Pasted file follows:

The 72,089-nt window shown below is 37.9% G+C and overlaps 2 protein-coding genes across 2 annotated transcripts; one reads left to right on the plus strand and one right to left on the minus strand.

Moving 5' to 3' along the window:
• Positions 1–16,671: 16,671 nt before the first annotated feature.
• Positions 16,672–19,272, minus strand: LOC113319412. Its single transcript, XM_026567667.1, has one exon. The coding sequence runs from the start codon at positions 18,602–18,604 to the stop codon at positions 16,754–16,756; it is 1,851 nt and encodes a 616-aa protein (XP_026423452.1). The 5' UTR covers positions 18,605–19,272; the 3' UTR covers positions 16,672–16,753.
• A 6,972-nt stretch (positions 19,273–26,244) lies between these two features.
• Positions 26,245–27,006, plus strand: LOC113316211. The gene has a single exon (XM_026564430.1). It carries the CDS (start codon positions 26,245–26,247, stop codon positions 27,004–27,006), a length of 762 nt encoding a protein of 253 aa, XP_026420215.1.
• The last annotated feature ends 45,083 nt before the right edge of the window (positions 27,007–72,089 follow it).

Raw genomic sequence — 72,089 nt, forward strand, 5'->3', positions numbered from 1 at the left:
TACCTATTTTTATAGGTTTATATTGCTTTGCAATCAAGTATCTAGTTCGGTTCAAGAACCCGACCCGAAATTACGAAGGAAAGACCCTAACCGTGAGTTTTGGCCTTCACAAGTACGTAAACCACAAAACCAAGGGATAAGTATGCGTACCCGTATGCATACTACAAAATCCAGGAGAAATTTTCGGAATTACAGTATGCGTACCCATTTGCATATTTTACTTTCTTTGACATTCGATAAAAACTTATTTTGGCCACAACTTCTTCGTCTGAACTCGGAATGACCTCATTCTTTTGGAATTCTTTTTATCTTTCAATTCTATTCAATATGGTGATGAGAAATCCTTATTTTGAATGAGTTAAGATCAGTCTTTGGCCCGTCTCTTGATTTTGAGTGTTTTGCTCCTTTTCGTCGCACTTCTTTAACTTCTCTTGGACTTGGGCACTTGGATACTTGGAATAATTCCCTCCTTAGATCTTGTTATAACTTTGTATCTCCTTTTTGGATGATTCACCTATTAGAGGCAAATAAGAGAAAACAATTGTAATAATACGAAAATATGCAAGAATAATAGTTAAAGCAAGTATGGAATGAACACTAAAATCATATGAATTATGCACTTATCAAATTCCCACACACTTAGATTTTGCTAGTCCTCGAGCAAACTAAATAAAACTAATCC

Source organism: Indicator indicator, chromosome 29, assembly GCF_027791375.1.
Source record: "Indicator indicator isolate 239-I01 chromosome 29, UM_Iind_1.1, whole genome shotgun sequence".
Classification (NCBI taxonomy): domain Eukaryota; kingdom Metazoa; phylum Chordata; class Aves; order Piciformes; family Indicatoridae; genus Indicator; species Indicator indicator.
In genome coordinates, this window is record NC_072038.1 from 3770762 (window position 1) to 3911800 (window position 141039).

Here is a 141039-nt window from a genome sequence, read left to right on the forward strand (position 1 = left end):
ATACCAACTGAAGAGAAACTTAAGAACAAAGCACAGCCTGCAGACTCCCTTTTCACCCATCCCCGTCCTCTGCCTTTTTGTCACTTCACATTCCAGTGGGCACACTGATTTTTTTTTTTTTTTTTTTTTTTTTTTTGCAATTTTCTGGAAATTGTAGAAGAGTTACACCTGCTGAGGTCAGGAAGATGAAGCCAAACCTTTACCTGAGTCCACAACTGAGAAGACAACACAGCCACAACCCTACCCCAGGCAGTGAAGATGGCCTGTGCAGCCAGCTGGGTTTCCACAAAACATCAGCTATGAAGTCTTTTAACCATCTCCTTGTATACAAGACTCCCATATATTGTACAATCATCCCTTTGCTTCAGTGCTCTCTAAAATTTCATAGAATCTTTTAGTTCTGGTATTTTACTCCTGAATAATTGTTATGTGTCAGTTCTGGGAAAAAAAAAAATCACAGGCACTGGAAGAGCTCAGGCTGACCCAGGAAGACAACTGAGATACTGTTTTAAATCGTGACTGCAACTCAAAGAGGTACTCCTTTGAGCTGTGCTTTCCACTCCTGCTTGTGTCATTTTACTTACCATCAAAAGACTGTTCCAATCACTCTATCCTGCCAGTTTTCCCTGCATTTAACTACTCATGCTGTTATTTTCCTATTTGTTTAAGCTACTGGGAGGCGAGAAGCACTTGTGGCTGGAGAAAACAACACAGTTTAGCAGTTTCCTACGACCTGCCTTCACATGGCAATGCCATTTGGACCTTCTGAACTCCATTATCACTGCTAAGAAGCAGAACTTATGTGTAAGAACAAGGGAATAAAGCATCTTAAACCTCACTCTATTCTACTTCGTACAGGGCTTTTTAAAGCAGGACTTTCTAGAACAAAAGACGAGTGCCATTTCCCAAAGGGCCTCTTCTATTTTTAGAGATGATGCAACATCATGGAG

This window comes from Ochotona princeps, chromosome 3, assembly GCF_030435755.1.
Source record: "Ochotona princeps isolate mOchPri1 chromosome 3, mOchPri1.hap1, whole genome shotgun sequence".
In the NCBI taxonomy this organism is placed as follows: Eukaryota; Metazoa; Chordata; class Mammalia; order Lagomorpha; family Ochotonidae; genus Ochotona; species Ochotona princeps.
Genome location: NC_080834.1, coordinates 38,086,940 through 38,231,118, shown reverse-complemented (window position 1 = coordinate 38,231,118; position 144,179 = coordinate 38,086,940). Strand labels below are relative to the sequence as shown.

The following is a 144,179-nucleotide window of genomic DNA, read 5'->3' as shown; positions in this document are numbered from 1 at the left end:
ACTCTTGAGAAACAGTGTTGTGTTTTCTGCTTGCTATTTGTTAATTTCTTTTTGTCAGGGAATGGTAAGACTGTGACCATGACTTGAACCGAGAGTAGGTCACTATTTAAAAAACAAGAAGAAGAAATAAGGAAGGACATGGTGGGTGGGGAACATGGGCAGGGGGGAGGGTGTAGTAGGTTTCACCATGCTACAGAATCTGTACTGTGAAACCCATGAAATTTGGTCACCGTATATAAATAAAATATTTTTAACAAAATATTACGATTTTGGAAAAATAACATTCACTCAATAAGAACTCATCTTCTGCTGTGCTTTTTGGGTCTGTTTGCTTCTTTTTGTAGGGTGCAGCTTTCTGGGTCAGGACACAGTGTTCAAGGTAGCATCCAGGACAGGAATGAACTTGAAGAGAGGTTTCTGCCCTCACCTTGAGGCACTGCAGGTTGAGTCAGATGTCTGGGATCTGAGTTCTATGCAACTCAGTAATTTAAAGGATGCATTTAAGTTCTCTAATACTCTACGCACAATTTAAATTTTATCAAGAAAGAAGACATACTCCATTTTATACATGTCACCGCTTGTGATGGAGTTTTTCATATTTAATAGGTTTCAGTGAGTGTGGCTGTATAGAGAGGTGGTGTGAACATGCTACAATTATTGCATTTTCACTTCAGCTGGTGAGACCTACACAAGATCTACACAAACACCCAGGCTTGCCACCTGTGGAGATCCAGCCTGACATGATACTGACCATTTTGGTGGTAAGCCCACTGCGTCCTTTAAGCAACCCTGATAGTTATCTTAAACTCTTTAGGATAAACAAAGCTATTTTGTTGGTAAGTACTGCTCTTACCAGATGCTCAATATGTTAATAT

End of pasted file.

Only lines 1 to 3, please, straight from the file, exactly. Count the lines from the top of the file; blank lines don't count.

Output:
The 72,089-nt window shown below is 37.9% G+C and overlaps 2 protein-coding genes across 2 annotated transcripts; one reads left to right on the plus strand and one right to left on the minus strand.

Moving 5' to 3' along the window:
• Positions 1–16,671: 16,671 nt before the first annotated feature.